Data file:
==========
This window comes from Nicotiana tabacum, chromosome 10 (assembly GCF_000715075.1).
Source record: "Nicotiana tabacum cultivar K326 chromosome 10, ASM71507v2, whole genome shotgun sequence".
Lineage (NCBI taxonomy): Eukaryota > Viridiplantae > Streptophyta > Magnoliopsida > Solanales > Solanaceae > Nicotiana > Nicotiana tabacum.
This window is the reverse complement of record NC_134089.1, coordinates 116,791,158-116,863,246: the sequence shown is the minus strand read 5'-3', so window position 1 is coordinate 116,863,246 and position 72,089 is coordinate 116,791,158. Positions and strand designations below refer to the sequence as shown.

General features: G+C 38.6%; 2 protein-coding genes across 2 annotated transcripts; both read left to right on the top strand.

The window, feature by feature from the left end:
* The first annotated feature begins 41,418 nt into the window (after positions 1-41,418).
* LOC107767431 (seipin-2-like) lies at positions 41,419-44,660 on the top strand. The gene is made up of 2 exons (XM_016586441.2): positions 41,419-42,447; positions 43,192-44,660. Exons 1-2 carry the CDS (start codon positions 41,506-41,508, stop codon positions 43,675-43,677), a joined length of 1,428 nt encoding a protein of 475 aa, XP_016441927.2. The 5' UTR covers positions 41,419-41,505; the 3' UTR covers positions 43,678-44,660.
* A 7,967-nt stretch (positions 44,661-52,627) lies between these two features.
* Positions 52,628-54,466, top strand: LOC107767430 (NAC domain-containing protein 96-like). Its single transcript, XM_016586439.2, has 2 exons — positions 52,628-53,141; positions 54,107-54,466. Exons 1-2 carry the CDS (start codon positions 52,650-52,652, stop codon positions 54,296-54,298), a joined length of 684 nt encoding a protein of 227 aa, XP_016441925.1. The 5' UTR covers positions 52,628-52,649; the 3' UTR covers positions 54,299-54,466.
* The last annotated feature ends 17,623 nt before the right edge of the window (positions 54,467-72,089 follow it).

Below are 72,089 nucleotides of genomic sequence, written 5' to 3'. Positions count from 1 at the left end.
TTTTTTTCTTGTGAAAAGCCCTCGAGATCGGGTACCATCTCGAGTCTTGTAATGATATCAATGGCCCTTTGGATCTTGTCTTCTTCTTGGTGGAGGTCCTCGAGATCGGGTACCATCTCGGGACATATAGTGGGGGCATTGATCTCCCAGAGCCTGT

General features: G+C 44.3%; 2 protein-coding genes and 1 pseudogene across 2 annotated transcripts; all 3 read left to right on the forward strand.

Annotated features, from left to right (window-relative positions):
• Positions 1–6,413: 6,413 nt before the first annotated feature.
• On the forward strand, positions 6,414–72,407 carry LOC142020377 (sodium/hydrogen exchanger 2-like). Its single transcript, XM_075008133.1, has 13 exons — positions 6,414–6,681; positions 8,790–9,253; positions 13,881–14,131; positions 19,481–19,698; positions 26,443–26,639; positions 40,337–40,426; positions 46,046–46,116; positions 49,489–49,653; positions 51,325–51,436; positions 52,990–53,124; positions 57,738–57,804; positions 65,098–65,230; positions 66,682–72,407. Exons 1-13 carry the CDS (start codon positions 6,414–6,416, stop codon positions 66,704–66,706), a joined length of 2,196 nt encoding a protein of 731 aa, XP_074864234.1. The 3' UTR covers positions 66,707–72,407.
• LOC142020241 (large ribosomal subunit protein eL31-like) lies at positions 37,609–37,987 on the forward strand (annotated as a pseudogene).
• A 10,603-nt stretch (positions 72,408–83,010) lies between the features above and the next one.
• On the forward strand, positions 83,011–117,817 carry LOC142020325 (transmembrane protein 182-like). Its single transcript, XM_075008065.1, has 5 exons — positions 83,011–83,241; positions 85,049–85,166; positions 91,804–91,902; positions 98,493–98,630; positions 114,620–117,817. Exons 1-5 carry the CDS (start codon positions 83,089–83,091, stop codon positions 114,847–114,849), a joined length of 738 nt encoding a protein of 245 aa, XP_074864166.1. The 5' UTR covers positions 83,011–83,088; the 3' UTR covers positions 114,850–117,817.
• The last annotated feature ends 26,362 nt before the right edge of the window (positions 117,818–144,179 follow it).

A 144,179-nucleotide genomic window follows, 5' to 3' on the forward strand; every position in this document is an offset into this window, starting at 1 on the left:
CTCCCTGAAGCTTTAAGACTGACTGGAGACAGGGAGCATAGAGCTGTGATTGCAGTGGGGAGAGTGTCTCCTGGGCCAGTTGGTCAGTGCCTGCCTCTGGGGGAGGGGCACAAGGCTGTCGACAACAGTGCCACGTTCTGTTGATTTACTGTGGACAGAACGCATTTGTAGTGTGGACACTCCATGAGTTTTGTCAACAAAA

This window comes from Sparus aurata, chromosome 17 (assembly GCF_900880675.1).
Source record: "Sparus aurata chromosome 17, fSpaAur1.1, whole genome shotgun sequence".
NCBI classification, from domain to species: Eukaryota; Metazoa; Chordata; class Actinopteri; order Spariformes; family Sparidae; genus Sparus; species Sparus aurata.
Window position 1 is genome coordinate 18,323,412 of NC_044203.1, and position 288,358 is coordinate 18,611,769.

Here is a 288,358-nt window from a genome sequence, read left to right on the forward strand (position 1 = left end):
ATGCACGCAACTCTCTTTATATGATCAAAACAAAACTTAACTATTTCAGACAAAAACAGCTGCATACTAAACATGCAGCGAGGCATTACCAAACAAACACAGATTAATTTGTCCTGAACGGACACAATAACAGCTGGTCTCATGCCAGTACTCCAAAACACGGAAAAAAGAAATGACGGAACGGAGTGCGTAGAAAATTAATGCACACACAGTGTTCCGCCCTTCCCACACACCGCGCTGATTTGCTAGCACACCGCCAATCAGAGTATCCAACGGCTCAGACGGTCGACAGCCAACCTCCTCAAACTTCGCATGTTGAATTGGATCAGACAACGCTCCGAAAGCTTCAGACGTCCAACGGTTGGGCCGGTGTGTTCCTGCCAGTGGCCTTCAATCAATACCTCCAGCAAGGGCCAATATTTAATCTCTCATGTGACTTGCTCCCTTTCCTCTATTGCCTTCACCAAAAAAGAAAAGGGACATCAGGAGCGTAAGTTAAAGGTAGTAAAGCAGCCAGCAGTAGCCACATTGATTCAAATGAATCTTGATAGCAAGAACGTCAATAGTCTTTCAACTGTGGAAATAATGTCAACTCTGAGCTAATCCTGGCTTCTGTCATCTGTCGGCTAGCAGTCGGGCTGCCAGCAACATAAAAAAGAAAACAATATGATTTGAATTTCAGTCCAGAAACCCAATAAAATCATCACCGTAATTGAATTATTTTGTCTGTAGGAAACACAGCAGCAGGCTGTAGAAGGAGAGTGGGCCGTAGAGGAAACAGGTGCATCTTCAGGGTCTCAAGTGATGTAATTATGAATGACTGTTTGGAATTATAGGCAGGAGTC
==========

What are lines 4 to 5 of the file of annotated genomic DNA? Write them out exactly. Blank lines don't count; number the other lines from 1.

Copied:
This window is the reverse complement of record NC_134089.1, coordinates 116,791,158-116,863,246: the sequence shown is the minus strand read 5'-3', so window position 1 is coordinate 116,863,246 and position 72,089 is coordinate 116,791,158. Positions and strand designations below refer to the sequence as shown.

General features: G+C 38.6%; 2 protein-coding genes across 2 annotated transcripts; both read left to right on the top strand.